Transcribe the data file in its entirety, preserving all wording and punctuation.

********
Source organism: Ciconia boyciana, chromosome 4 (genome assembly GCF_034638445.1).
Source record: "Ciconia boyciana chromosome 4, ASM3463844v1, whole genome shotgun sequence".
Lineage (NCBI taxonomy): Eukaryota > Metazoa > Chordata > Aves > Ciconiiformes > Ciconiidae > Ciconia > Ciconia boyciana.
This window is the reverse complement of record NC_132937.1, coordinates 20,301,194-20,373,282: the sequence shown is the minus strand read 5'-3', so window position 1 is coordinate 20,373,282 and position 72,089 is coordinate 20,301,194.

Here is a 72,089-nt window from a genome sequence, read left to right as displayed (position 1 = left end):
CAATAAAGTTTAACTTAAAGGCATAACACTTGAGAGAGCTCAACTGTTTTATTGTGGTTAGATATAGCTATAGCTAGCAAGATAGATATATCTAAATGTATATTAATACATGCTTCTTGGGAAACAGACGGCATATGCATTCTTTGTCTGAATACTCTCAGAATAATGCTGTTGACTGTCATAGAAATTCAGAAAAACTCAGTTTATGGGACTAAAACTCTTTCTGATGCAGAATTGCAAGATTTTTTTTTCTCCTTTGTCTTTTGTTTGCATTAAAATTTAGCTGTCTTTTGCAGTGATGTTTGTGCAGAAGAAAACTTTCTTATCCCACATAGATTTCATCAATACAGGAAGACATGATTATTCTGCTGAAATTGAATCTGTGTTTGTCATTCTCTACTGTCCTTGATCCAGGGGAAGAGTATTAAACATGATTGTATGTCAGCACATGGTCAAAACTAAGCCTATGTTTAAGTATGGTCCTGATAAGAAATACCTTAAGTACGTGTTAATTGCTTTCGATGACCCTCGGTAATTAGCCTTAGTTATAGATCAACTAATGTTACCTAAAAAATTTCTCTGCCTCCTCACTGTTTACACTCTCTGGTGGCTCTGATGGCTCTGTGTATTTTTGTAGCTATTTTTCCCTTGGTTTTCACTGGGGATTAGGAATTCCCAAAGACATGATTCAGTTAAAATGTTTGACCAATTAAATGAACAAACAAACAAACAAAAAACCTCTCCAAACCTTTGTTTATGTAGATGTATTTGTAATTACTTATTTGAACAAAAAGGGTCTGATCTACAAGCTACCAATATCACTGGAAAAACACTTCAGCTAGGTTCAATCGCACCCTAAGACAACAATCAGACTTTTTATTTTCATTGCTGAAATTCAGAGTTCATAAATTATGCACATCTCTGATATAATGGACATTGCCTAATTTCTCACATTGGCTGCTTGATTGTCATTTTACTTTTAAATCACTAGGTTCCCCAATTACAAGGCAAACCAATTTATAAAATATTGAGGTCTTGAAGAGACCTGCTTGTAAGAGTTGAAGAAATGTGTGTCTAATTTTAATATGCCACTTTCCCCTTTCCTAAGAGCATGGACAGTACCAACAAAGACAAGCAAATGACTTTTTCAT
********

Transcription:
Source organism: Ciconia boyciana, chromosome 4 (genome assembly GCF_034638445.1).
Source record: "Ciconia boyciana chromosome 4, ASM3463844v1, whole genome shotgun sequence".
Lineage (NCBI taxonomy): Eukaryota > Metazoa > Chordata > Aves > Ciconiiformes > Ciconiidae > Ciconia > Ciconia boyciana.
This window is the reverse complement of record NC_132937.1, coordinates 20,301,194-20,373,282: the sequence shown is the minus strand read 5'-3', so window position 1 is coordinate 20,373,282 and position 72,089 is coordinate 20,301,194.

Here is a 72,089-nt window from a genome sequence, read left to right as displayed (position 1 = left end):
CAATAAAGTTTAACTTAAAGGCATAACACTTGAGAGAGCTCAACTGTTTTATTGTGGTTAGATATAGCTATAGCTAGCAAGATAGATATATCTAAATGTATATTAATACATGCTTCTTGGGAAACAGACGGCATATGCATTCTTTGTCTGAATACTCTCAGAATAATGCTGTTGACTGTCATAGAAATTCAGAAAAACTCAGTTTATGGGACTAAAACTCTTTCTGATGCAGAATTGCAAGATTTTTTTTTCTCCTTTGTCTTTTGTTTGCATTAAAATTTAGCTGTCTTTTGCAGTGATGTTTGTGCAGAAGAAAACTTTCTTATCCCACATAGATTTCATCAATACAGGAAGACATGATTATTCTGCTGAAATTGAATCTGTGTTTGTCATTCTCTACTGTCCTTGATCCAGGGGAAGAGTATTAAACATGATTGTATGTCAGCACATGGTCAAAACTAAGCCTATGTTTAAGTATGGTCCTGATAAGAAATACCTTAAGTACGTGTTAATTGCTTTCGATGACCCTCGGTAATTAGCCTTAGTTATAGATCAACTAATGTTACCTAAAAAATTTCTCTGCCTCCTCACTGTTTACACTCTCTGGTGGCTCTGATGGCTCTGTGTATTTTTGTAGCTATTTTTCCCTTGGTTTTCACTGGGGATTAGGAATTCCCAAAGACATGATTCAGTTAAAATGTTTGACCAATTAAATGAACAAACAAACAAACAAAAAACCTCTCCAAACCTTTGTTTATGTAGATGTATTTGTAATTACTTATTTGAACAAAAAGGGTCTGATCTACAAGCTACCAATATCACTGGAAAAACACTTCAGCTAGGTTCAATCGCACCCTAAGACAACAATCAGACTTTTTATTTTCATTGCTGAAATTCAGAGTTCATAAATTATGCACATCTCTGATATAATGGACATTGCCTAATTTCTCACATTGGCTGCTTGATTGTCATTTTACTTTTAAATCACTAGGTTCCCCAATTACAAGGCAAACCAATTTATAAAATATTGAGGTCTTGAAGAGACCTGCTTGTAAGAGTTGAAGAAATGTGTGTCTAATTTTAATATGCCACTTTCCCCTTTCCTAAGAGCATGGACAGTACCAACAAAGACAAGCAAATGACTTTTTCAT